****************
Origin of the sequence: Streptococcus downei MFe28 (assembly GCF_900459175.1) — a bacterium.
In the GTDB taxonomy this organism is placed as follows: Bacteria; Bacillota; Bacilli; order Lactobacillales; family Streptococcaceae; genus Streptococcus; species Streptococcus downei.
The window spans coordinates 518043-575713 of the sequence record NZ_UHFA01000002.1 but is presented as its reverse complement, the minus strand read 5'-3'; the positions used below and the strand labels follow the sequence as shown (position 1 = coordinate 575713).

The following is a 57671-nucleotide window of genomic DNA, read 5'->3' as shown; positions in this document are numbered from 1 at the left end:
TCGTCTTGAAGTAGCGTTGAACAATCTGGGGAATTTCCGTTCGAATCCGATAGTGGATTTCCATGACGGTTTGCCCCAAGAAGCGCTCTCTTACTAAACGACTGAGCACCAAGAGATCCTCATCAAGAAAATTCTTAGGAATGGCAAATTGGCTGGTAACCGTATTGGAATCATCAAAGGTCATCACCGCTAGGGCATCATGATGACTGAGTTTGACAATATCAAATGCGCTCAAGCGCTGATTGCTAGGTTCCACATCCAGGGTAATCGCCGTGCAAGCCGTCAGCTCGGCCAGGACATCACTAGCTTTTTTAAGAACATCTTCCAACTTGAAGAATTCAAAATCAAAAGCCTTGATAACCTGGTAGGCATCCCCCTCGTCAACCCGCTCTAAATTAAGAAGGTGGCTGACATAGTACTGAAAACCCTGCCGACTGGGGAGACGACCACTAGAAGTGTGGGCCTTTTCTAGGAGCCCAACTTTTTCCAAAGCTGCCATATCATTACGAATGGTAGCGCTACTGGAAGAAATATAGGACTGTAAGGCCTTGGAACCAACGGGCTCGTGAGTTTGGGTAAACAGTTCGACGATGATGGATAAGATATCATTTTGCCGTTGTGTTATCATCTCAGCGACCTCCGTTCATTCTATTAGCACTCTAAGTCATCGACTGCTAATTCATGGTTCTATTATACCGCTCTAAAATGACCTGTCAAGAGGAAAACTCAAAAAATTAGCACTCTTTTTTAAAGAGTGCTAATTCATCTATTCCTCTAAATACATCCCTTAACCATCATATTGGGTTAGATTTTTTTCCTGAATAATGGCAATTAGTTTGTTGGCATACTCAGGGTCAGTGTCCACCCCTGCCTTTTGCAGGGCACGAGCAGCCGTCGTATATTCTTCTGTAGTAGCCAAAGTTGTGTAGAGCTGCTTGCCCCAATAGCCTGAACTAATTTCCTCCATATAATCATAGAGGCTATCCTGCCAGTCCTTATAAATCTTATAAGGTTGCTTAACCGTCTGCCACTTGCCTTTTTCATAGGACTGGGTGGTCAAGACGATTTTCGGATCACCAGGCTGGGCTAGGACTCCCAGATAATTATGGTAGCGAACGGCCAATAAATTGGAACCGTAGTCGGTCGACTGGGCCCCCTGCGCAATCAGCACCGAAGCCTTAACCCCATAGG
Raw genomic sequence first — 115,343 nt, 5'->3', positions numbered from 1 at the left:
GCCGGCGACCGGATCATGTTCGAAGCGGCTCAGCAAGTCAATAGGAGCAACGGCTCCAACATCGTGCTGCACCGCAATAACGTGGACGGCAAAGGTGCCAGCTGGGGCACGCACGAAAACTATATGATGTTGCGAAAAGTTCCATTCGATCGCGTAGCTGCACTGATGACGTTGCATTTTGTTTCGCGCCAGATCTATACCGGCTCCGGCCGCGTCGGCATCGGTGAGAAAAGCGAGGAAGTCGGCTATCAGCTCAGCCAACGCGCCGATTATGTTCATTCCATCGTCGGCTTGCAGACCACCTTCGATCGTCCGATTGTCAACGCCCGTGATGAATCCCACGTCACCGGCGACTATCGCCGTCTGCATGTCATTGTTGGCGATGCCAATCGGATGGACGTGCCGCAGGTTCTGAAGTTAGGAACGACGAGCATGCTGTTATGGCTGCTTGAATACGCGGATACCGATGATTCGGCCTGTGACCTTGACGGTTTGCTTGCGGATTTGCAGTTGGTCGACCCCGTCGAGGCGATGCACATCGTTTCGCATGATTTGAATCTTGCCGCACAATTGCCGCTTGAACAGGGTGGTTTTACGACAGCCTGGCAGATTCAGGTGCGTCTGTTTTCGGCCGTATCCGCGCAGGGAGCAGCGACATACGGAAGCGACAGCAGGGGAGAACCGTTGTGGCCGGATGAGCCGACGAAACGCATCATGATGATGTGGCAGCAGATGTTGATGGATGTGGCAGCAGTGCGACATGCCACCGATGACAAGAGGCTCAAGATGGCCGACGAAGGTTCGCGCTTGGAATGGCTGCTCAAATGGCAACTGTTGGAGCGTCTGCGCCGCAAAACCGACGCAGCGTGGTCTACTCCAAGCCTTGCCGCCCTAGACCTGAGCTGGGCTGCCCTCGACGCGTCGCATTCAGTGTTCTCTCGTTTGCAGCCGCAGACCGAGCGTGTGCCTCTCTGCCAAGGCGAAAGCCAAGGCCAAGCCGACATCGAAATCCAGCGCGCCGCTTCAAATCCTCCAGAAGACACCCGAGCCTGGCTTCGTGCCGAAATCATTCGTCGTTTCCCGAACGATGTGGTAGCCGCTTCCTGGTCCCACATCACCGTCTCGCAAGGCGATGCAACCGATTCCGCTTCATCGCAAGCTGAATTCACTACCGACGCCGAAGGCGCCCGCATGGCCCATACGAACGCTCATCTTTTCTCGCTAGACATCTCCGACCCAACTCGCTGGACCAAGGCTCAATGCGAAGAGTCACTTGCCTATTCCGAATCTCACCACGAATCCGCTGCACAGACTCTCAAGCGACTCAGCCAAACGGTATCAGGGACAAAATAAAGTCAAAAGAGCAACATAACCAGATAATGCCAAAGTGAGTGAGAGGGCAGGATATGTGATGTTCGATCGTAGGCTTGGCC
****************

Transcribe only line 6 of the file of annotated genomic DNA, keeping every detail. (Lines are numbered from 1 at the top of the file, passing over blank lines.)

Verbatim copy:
Raw genomic sequence first — 115,343 nt, 5'->3', positions numbered from 1 at the left: